Amnesty International has warned of a ‘giant leap backwards’ as the UK orders a review of the Human Rights Act.
And they’ve highlighted how the act has helped protect and advance the rights of LGBT+ people.
The act – which dates from 1998 – incorporated the European Convention on Human Rights into UK law.
Britain’s membership of the convention is separate to its membership of the European Union which will finally finish at the end of this year when the Brexit transition period is over.
However, some politicians in the ruling Conservative party also want to leave the convention and its control by the European Court of Human Rights. Many key British LGBT+ rights have been won in that court.
Now the UK government has appointed judge Sir Peter Gross to lead a review of the Human Rights Act.
Amnesty International director Kate Allen said:
‘Tearing up the Human Rights Act would be a giant leap backwards. It would be the single biggest reduction in rights in the history of the UK.
‘It took ordinary people a very long time to win these rights and we mustn’t let politicians take them away with the stroke of a pen.
‘This looks worryingly like the latest power-grabbing move from a government that doesn’t like limits on its powers or judges who tell them when they break the law.
‘What the government is proposing is also a gift to tyrants the world over. How can the UK call on other countries to respect human rights protections and legal responsibilities if they are busy ripping up the rule book at home?’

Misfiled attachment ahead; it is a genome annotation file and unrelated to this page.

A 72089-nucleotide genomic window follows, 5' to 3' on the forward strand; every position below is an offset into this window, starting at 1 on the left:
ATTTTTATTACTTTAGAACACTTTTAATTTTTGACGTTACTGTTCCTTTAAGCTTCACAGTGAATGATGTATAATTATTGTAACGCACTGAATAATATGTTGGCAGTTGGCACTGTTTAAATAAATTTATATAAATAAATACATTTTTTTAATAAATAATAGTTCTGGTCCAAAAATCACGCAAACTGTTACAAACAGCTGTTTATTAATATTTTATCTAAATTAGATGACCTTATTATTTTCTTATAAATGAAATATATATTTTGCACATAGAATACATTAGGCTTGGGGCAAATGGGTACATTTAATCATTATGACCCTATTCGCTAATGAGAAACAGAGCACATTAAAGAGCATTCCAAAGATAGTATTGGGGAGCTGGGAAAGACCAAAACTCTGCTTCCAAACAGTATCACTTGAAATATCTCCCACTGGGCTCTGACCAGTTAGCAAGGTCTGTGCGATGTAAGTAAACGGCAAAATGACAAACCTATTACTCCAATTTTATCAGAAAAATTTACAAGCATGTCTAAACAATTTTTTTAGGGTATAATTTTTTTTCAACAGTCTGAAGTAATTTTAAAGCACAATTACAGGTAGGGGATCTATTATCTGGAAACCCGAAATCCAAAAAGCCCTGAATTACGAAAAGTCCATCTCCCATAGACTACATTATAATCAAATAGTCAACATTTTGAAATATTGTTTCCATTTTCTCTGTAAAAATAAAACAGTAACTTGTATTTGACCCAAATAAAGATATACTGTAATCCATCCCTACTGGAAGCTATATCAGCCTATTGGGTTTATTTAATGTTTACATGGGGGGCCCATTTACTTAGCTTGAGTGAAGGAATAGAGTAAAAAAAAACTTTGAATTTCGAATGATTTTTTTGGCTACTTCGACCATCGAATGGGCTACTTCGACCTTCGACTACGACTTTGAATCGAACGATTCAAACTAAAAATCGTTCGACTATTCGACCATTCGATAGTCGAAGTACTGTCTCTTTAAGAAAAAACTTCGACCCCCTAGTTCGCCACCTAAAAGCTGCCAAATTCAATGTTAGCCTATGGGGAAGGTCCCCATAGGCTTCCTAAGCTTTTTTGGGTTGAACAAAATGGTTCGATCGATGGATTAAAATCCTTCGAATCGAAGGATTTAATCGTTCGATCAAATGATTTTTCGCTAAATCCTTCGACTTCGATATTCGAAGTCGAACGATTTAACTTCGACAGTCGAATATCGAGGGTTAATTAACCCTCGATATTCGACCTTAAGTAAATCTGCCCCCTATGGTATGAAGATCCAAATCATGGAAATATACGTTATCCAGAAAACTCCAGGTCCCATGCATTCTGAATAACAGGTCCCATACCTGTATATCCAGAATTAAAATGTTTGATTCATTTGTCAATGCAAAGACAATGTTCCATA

How Europe has won LGBT+ rights for the UK
The European Court of Human Rights has frequently been instrumental in delivering vital rights in the UK.
For example, gay male sex remained a crime in Northern Ireland until activist Jeff Dudgeon from Belfast brought a case in the court against the UK government.
That case saw homosexuality decriminalized in Northern Ireland. But it also set a precedent that ultimately saw the Council of Europe insist none of its 47 member states could make gay male or lesbian sex illegal.
Years later, in 1999, the European Court of Human Rights also ruled the UK couldn’t ban gay and bi people from serving openly in the armed forces. As the courts’ judgements apply to all member states, it also was a pivotal decision for LGBT+ people across Europe.
The UK’s Human Rights Act made it easier for British citizens to bring cases to the Supreme Court in London rather than having to appeal them to the European Court in Strasbourg.
One particular Supreme Court victory was vital for establishing equal rights for same-sex couples.
It saw the court rule in favor of Juan Godin-Mendoza, a gay man who proved that he had as much right to take over a protected tenancy after the death of his partner as the survivor of a married or cohabiting heterosexual couple.
Over 177,000 people have called for the UK to retain the Human Rights Act by signing Amnesty International’s online petition.